Time to talk about new laws on dying

DR CHONG Siow Ann's commentary is timely and enlightening ("Rage, rage against the (prolonged) dying of the light"; last Saturday).

I agree that "modern medicine allows doctors to prolong life by artificial means - sometimes to the detriment of the patient's well-being".

My father suffered from terminal cancer, with further treatment not possible.

All of us, including my father, knew that he was dying, but he was conscious and suffered severe pain and mental agony for months, because, although he wanted to go quickly and peacefully, we, the doctors, continued to keep him alive - to suffer.

This is because the law says so.

Where is the logic?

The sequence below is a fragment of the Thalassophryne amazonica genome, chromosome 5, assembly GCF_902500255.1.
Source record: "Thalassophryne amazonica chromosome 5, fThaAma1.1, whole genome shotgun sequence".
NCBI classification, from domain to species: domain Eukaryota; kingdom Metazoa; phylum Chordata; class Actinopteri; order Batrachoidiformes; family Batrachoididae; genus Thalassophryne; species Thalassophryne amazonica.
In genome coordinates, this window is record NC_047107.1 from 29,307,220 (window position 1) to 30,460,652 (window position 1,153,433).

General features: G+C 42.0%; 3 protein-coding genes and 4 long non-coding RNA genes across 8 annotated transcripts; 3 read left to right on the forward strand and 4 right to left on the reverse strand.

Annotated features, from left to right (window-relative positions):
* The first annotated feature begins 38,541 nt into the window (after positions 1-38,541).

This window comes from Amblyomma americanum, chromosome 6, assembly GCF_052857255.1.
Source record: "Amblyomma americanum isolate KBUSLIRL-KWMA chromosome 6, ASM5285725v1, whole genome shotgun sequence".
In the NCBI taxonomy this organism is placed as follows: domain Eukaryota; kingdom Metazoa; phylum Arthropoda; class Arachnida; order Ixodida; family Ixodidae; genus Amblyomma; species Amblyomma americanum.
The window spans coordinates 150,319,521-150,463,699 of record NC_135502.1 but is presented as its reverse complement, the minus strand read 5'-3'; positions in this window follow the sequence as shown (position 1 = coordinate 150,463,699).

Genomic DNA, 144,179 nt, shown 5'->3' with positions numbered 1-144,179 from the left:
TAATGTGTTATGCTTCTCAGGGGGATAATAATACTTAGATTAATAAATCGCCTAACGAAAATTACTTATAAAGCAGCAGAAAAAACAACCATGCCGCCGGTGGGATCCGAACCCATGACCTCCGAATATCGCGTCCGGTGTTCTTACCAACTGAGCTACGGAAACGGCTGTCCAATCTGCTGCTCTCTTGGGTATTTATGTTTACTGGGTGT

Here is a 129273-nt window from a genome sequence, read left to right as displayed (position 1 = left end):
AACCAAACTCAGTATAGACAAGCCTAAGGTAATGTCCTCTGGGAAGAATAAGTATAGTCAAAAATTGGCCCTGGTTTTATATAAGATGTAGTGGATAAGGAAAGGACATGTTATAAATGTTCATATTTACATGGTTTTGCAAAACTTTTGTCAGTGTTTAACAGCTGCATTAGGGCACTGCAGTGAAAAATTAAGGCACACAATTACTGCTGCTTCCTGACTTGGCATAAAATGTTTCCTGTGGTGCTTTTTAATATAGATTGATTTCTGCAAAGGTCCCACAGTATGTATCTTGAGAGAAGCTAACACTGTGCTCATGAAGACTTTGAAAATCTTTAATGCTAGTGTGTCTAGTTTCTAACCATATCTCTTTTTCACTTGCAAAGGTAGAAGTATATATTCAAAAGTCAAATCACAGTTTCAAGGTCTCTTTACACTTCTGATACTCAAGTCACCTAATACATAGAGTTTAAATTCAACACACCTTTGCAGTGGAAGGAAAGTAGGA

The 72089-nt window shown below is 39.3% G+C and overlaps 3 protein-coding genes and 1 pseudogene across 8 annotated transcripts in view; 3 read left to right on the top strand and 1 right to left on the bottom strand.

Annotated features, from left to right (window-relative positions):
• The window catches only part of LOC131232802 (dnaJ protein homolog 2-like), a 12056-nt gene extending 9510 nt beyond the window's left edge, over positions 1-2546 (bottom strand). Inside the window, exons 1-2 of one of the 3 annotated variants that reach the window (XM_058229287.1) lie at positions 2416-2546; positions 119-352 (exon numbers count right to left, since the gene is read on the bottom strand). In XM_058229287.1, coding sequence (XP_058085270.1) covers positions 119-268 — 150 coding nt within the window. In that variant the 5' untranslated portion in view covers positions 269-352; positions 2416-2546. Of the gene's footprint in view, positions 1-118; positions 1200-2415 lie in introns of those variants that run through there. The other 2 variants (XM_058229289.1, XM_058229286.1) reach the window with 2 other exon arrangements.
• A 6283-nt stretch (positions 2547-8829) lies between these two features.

The law was enacted hundreds of years ago, and the Hippocratic Oath was enunciated thousands of years ago in Greece.

I agree with Dr Chong that we need to discuss end-of-life issues, even assisted suicide.

The Advance Medical Directive could not be used for my father, because it does not go far enough. It applies only to the unconscious patient.

It is the dying patient who is conscious and suffering who needs to be relieved of his suffering.

The dying patient should have the right to decide for himself how and when he should go.

It is not the doctors, the relatives, nor society who should decide for him.

There is no question of abuse. Most people do not like to talk about dying and are very confused about the subject.

Because of this, there is a pressing need for a forum to be set up to openly discuss this issue and formulate new rules to update the law in Singapore.

George Wong Seow Choon (Dr)

A version of this article appeared in the print edition of The Straits Times on June 26, 2015, with the headline 'Time to talk about new laws on dying'. Print Edition | Subscribe